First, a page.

triune God, or, in other words, the On the evening of Sunday, the 17th Father, Son, and Holy Ghost. My ult, the Rev. Robert Hassall

, formerly faith taught me that each Person of a preacher of the Methodist New Con- the Trinity was an object of worship, nexion, made a statement of the rea- inasmuch as each person was God; sons which induced him to reject the yet I found that I could not worship doctrine of the Trinity, in the Unita- one person without separating it in rian Church in this city. The Rev. my mind from the other two. But I gentleman chose for his text John viii. knew, if I livided them, I should make



three objects of worship ; and I knew ment of “ Prosperity to the Unitarian too, that if I worshipped one person, Congregation of Newry." that would only be a part or third of The Rev. HENRY ALEXANDER spoke the Divinity. Still I found it impos- briefly on Sabbath-School Instruction. sible so to unite the three persons in Mr. W. H. CORDNER returned one, as to worship the Father and the thanks for the notice taken of his Son and the Holy Spirit at the same brother, the Rev. John Cordner, of tiine, or the Son and the Father at the Montreal; and same time. I say I found it impossible After Messrs. M'Calpin, Moore, to do it, and I defy any human being Cowan, Weir, and other country under heaven to do it. If there be friends had expressed their satisfaction three persons in the Deity, we can in being members of the Congregation, render supreme worship to one only and with the proceedings of the evenat a time. From the constitution ing, a hymn having been sung, and a of the mind, it is impossible to do blessing asked, the meeting separated. otherwise. Thus, then, I felt myself situated. I became agitated ; I rose CALL OF ABRAHAM.—Most imporfrom my knees, and, in a state of con- tant for mankind was the call ot fusion and perplexity, paced my room Abraham. It was one of those events backwards and forwards. Question on which human destiny is found from after question respecting my faith oc- time to time to hinge. Idolatry was curred to my mind. Can the Divine all but universal. The knowledge of Being, I asked myself, be what I believe the Creator had nearly vanished from him to be? Is he divided into three the earth. Egypt, the centre of the persons called Father, Son, and Holy arts and refinements of life, worshipped Ghost? Is the being of supreme wor- even the lowest animals. There it ship such a one as to perplex the was fully proved how little man can mind of the sincere worshipper? I do for himself in regard to the solemn doubted it. It appeared to me to be obligations of duty, and the high hopes impossible. I resolved again, then, to and destiny of the religious life. But examine the evidence of Scripture for God chose Abraham, and a new era the doctrine of the Trinity. That began which will never come to an examination I believe was impartial, end ; for Jesus finished what Abraham conducted with a simple desire for the commenced. It is a gratifying fact, truth. I read my Bible, and the best that the series of biographical pictures works I could find both for and against begins with one which is so pleasing the doctrine ; and the conclusion to and so ennobling as that of Abraham, which I felt myself obliged to come, Had the dispositions which actuated as I have stated before, was, that it him been shared by all who came was not scriptural.”—Montreal Bible afterwards, we should not have found Christian.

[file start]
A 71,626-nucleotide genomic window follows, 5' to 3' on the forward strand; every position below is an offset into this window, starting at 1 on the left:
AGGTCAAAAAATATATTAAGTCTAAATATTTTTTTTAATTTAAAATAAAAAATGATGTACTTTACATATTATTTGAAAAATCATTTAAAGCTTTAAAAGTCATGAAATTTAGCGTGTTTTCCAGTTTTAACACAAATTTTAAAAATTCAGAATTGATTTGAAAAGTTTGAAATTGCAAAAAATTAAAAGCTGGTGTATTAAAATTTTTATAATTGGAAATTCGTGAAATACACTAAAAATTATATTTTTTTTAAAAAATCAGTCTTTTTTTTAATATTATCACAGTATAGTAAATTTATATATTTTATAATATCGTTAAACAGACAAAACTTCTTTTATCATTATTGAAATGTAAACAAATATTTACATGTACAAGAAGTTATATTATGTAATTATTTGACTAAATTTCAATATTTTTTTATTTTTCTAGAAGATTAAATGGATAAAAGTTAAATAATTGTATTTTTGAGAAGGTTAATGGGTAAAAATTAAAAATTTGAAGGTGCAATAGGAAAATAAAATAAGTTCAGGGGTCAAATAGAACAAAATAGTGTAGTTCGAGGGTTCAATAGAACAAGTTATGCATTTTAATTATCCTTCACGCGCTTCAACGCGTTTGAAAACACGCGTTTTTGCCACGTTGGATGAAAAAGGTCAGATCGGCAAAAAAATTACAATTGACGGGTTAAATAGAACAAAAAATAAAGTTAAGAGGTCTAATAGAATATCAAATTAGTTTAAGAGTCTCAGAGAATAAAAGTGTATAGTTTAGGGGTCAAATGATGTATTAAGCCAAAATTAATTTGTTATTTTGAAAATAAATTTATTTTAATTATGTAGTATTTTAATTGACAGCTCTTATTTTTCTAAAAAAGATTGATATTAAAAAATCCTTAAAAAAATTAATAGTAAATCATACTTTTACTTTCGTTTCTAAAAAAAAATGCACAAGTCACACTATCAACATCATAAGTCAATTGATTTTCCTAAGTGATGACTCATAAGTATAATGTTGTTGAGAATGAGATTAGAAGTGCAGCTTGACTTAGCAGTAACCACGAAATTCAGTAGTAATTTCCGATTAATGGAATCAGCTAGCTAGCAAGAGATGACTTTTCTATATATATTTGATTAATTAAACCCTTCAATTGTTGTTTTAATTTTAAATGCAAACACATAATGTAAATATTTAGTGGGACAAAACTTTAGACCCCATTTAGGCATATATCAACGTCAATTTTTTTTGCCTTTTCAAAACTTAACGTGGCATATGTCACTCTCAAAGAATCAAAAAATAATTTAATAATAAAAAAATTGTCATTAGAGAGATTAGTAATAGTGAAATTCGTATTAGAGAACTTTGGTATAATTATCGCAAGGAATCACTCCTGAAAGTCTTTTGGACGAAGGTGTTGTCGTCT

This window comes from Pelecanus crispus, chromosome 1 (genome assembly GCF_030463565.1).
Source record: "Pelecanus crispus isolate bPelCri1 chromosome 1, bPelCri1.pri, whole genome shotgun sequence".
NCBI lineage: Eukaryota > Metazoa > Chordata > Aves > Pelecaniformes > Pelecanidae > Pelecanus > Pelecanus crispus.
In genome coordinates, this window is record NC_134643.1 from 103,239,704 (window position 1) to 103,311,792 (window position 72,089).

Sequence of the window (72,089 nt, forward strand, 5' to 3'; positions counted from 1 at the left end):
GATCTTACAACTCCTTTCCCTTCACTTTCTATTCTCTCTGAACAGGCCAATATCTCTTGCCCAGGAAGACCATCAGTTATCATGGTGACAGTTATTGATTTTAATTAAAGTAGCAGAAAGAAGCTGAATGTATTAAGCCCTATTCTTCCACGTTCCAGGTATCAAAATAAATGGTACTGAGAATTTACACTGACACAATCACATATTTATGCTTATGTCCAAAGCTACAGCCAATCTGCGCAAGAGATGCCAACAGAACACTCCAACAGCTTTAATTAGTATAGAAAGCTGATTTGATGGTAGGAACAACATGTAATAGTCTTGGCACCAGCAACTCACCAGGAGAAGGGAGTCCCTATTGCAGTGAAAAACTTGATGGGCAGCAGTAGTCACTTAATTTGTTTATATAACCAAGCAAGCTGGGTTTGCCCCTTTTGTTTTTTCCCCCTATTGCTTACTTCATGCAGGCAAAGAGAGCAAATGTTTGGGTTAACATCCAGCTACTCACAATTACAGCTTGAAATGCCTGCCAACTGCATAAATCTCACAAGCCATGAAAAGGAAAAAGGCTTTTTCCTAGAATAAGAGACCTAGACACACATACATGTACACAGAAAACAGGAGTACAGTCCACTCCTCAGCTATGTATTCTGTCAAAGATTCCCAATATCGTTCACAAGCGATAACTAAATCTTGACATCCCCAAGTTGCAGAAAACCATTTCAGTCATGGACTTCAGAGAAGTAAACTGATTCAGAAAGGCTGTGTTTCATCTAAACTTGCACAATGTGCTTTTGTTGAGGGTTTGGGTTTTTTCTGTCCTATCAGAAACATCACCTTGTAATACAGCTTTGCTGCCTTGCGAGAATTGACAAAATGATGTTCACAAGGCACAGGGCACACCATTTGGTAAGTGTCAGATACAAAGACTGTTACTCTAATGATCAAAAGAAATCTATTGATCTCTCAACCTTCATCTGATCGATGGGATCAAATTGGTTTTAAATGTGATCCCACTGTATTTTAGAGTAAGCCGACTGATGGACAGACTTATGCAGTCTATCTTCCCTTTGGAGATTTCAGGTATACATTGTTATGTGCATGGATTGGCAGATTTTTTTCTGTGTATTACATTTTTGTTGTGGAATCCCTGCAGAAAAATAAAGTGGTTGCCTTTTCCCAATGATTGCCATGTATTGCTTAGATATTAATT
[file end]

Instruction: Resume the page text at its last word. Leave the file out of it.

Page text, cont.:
the great life-roll of humanity blotted, blurred, and disgraced by such names

as Alexander, Nero, and Napoleon. The annual Soiree of this School

Already, at the times of Abraham, was held on the 8th July. Owing to had the world made some decided prothe unfavourable state of the weather, gress in civilization ; a knowledge of and other circumstances, the attend- which, so far as it is definite and satisance of friends was much less numerous factory, we owe to the divinely illumithan on former occasions ; but we have nated pages of the Bible. The most not to complain of any lessening of the useful arts of life had long been inspirit with which the proceedings vented, and were in general use. Those were conducted.

large societies of men which are called The Rev. F. BLAKELY spoke on nations were gradually forming themcivil and religious liberty.